From a presentation by:
Rodney Alan, MD
For most recipients of a knee or hip joint replacement, the elimination of chronic pain or discomfort is a major benefit. There is some pain after the procedure and McLeod Orthopedic Surgeon Rodney Alan, MD explains the kinds of pain you might have after surgery and when it will go away:
Here is an overview of Dr. Alan’s remarks:
Have you been on pain medicines for a long, long time before your surgery? That is important, because, over time a body gets used to pain medicine. If you’ve been on medicines (Percocet, Lorcet, Fentanyl patches, Oxycodone, Dilaudid) before having a major surgery, it is going to be very difficult for you to overcome the postoperative pain from the surgery itself.
It is similar to a person who drinks alcohol. If at age 21 you go out and get your first drink, with one drink you’re probably feeling a little bit buzzed. For a 45-year-old man, who drinks a six-pack every weekend or every other night, it takes more of the substance to give him the same effect, because his body is used to the “medicine.”
The same thing happens with medicines we call “opioids,” such as those mentioned above. All of those medicines cause permanent changes to the way your body perceives pain. If you’ve been on those medicines for a very long time, it’s going to take longer for you to recover. It’s going to take longer for the pain to go away. You’re going to need higher doses of pain medicine immediately after surgery.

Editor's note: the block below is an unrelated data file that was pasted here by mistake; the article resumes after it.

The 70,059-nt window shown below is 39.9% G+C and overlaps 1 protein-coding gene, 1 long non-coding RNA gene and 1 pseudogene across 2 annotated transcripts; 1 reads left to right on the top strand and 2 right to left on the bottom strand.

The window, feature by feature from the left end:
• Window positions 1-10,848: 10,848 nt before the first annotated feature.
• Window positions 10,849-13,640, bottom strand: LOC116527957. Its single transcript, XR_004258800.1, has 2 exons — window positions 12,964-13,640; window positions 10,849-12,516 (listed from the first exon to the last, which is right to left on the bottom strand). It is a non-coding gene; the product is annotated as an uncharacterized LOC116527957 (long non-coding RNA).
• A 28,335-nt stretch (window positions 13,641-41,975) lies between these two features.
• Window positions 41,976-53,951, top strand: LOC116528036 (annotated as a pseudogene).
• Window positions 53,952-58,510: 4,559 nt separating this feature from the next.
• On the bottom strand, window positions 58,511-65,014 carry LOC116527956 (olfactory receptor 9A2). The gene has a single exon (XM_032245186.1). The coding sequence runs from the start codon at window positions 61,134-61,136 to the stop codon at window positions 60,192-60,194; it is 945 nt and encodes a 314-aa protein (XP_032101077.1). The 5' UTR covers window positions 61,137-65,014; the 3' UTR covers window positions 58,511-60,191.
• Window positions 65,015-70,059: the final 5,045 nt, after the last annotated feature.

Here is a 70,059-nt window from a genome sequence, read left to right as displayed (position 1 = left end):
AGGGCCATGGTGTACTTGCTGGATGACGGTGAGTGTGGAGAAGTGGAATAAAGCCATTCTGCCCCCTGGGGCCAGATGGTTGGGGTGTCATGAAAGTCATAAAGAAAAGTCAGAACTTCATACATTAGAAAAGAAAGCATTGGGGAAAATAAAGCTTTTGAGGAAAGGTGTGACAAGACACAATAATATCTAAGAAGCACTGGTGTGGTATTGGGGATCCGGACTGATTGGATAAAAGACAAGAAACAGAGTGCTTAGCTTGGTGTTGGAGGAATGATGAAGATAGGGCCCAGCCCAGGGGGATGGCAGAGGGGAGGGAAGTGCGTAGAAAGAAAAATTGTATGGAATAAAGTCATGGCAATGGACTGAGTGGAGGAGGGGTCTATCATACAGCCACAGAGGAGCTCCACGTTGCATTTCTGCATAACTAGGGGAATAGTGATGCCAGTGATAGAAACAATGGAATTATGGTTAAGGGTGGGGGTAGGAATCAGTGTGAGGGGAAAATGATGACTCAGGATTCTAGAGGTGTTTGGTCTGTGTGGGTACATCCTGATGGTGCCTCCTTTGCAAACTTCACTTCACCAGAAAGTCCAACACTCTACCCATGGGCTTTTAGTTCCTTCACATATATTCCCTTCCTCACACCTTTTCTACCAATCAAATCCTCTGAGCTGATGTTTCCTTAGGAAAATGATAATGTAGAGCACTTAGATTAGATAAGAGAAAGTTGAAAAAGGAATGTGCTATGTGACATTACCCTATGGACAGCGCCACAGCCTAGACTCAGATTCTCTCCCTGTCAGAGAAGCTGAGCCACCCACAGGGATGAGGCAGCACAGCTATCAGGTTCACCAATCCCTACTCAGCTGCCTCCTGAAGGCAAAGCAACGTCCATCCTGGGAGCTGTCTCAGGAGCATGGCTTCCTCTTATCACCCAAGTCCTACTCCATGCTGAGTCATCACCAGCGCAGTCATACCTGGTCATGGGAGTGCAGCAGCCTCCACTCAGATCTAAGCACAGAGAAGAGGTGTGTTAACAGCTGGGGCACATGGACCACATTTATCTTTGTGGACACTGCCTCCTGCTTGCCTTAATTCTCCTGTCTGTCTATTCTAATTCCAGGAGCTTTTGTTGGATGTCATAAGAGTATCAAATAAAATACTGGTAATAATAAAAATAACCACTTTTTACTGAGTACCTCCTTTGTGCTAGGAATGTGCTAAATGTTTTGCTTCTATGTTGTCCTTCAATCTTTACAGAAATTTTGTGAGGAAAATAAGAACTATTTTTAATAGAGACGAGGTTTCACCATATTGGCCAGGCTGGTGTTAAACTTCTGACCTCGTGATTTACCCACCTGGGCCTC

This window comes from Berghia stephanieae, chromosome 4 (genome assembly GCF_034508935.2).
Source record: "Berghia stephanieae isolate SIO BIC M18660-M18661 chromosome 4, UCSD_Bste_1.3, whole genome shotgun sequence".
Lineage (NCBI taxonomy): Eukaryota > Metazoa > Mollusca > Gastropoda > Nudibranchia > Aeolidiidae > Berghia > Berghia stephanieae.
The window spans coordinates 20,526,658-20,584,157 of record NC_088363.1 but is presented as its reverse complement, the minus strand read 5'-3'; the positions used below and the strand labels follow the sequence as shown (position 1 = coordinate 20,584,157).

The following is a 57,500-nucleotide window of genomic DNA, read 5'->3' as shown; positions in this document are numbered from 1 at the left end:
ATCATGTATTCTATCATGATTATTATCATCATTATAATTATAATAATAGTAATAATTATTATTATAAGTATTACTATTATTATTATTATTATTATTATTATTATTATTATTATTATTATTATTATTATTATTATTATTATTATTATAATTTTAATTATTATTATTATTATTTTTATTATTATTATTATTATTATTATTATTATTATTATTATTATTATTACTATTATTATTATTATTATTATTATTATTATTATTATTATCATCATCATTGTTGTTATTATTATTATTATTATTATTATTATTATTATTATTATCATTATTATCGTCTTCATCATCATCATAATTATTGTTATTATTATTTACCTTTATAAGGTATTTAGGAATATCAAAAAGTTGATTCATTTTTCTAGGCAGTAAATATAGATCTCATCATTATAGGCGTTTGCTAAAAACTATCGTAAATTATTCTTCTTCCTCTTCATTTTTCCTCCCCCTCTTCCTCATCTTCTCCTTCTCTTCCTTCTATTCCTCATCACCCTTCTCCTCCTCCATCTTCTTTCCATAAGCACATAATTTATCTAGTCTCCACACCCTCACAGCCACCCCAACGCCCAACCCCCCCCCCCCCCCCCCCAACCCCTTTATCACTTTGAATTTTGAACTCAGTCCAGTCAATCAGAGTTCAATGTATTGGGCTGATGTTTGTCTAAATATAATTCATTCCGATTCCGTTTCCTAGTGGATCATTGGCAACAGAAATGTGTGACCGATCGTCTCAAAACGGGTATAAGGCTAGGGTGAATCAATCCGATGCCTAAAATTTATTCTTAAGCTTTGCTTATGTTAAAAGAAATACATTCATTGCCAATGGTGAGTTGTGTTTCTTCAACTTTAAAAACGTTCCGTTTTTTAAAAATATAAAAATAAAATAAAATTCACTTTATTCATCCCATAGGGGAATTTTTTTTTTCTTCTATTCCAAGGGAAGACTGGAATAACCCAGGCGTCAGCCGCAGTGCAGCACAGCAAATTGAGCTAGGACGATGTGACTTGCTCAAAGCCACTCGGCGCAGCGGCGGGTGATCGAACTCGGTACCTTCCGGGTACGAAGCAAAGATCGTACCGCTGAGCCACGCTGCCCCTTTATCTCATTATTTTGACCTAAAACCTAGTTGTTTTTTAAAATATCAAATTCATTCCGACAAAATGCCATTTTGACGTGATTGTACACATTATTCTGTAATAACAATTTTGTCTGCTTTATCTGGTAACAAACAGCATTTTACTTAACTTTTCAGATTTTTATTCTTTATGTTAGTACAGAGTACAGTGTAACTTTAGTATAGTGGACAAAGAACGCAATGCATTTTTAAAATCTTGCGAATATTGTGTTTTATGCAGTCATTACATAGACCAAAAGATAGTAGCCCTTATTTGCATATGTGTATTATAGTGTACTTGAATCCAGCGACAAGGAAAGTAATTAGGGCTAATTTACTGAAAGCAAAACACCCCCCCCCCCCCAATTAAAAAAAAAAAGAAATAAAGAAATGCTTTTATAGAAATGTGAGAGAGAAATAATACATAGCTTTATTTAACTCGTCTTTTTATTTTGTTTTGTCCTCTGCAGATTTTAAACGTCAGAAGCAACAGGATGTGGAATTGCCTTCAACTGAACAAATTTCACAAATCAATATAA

The next thing to consider is: How much to do you weigh? From medical studies, we know that from patients who have knee replacement, the less heavy patients will have less pain, do better and recover faster after surgery.
So, when your doctor says, “I want you to lose weight, it will help you and help eliminate arthritis pain,” he’s not saying that he’s not necessarily going to do surgery. He’s saying that whether you have surgery or not, you’ll have less pain if you can lose some weight.
Also, the knee and most other joints in the body function as a lever. Across levers, you generate a tremendous amount of force. One pound, two pounds, five pounds of weight on your body makes a big different on your knee, because that force is magnified by that lever action of every joint in the body. The knee and the hip have large levers but every joint in the body functions like a lever.
And the last question: How severe was your disease? If someone with severe arthritis has a joint replacement, they’ll experience very noticeable difference in pain relief. They’ll have significant improvement and notice it much sooner than someone who only had mild arthritic disease.
Acute surgical pain usually goes away at two to four weeks. That’s the period of time when almost everyone will need to take the opioid pain relievers mentioned earlier. Beyond that you’ll still have some soft tissue pain. After a knee replacement, your knee will feel warm and look red and swollen for about two to three months. Stiffness and soreness usually lasts three to six months before gradually subsiding. You’ll have full recovery about 12-18 months after your surgery.